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ALUMNI & FRIENDS

ADDING ABORIGINAL PERSPECTIVES IN THE CLASSROOM

By Fred Michah Rynor

We take for granted that Aboriginal people in Canada have a long and fascinating history yet too often our classrooms are devoid of any references to their diverse important cultural perspectives.

Jean-Paul Restoule, associate professor of Aboriginal Education and program coordinator of Adult Education and Community Development in the Department of Leadership, Higher and Adult Education, is looking for ways to include contemporary indigenous perspectives into the classrooms of today.

“My latest research focuses on how teachers can take up Aboriginal perspectives in the work they do regardless of the subject being taught,” explains Restoule, who came to OISE first as a sociology and equity studies student and then joined the faculty in 2005. He also teaches in the Aboriginal Studies Program at U of T.

“In addition to this project is my interest in the personal and professional changes that teachers go through as they absorb and communicate this knowledge to students.”

Restoule’s methodology is to interview teacher candidates in depth for their understanding of Aboriginal issues and to see what interventions are made in teacher education programs that help or hinder their adaptation of the material for students. “I’m looking not only at the lessons given to them to teach but how these lessons are actually affecting them as educators.”

He’s even including OISE’s Deepening Knowledge Project in his research as an example of self-study, “to see how the materials we’re creating are working and how we can adapt them to actively engage teachers right now.”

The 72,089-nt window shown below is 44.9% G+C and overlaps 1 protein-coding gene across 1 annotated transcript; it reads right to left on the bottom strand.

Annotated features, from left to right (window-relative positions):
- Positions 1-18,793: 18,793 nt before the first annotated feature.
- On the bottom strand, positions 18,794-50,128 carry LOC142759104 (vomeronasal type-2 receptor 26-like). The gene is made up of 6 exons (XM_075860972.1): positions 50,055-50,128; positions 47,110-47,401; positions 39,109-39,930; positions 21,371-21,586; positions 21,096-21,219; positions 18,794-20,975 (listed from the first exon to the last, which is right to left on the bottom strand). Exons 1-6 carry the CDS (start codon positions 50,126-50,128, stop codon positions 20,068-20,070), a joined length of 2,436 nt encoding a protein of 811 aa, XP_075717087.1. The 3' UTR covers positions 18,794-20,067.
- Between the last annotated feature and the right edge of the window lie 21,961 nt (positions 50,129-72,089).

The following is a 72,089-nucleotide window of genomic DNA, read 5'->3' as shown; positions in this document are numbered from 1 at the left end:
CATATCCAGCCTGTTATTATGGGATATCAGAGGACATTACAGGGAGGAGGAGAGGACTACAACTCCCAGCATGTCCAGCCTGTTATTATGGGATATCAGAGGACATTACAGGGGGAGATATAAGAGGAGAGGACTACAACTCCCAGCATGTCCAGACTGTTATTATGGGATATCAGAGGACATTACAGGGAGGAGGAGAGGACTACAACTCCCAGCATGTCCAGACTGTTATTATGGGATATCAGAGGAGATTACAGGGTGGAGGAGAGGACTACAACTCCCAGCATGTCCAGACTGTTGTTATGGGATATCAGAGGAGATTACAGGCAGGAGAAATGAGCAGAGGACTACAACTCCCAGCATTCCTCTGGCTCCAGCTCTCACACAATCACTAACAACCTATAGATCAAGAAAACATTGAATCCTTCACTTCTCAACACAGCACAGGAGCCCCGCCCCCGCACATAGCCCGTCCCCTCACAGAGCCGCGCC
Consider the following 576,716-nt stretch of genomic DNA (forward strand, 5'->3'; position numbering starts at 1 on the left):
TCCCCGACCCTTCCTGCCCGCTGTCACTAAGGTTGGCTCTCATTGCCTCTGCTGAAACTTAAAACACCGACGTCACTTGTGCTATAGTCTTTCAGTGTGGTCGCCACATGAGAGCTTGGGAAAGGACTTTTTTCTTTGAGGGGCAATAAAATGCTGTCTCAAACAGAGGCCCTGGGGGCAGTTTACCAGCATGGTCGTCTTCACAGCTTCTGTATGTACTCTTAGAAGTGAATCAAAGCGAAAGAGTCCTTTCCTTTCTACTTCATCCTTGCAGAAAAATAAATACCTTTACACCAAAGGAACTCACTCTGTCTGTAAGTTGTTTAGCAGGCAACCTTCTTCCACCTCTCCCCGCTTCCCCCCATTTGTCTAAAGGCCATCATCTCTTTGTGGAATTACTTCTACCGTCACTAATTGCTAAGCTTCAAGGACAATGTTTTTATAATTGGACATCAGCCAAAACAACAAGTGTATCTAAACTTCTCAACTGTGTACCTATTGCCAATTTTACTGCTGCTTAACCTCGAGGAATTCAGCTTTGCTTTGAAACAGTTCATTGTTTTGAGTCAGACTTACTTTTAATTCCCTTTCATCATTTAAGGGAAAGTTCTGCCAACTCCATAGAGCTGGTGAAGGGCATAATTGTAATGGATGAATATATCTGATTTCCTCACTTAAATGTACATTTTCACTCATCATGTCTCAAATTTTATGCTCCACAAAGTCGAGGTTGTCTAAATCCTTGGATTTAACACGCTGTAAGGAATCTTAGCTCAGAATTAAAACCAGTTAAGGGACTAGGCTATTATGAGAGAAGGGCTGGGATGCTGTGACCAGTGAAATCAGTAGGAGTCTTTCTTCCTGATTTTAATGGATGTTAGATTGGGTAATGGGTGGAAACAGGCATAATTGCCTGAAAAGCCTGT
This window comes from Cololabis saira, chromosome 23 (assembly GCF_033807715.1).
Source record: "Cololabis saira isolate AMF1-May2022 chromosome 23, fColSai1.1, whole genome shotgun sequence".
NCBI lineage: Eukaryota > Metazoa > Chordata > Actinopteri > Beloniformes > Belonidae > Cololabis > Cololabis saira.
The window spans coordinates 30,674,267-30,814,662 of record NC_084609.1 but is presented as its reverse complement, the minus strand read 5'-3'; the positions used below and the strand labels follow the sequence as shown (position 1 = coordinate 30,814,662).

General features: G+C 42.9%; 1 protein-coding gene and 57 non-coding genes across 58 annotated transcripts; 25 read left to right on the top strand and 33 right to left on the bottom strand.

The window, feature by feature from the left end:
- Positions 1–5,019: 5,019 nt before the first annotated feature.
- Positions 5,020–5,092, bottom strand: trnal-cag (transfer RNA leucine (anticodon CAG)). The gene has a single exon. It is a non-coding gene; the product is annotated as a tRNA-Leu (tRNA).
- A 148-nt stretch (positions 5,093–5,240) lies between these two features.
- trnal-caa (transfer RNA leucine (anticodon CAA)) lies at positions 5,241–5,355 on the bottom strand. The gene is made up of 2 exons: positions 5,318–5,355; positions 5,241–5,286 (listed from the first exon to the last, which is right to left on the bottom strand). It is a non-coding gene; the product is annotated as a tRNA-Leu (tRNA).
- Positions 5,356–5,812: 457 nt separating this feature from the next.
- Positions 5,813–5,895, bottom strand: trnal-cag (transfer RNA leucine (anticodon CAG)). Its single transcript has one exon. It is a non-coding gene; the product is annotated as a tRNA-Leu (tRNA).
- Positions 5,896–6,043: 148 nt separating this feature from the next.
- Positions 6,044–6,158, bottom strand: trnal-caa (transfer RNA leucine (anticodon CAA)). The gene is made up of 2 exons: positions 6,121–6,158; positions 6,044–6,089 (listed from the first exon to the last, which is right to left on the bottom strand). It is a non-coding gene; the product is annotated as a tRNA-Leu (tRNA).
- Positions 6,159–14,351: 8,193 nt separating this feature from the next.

“One of the aspects of First Nations education is separating what is cultural knowledge and what should be made available in the classroom,” he says, “and this is part of the confusion and debate that we’ve been experiencing during this study.”

Another issue, Restoule has discovered, is that teachers are concerned they have to be ‘experts’ on Aboriginal history/culture in order to be effective communicators of this information. “Along with this concern is the feeling they don’t have the time or resources for inclusion.”

“Some teachers are uncomfortable with the responsibility of adding Aboriginal content because they feel they’re not familiar enough with this subject matter to do it justice and that they’ll get it wrong. The result is that they become resistant to adding this important educational aspect to the curriculum but I try to communicate to them that we, as educators, can find ways of including it, no matter where we are at in our learning about these issues.”

Whether it be the arts, geography, history, etc., Restoule believes all academic areas can benefit from adding Aboriginal voices.

“Aboriginal inclusion can benefit all subjects,” Restoule maintains, “from the humanities to law to the sciences. Our treatment of any of these subjects is incomplete without some consideration of Aboriginal views on the topic.”

These kinds of educational additions can even involve the physical environment of the classroom, he adds, “including how desks and chairs are arranged, how to lead traditional circle discussions and introducing indigenous methods of teaching. What works well in Aboriginal settings can also work in a school environment. In other words, just thinking of the Aboriginal viewpoint can alter the way you teach these perspectives.”
 
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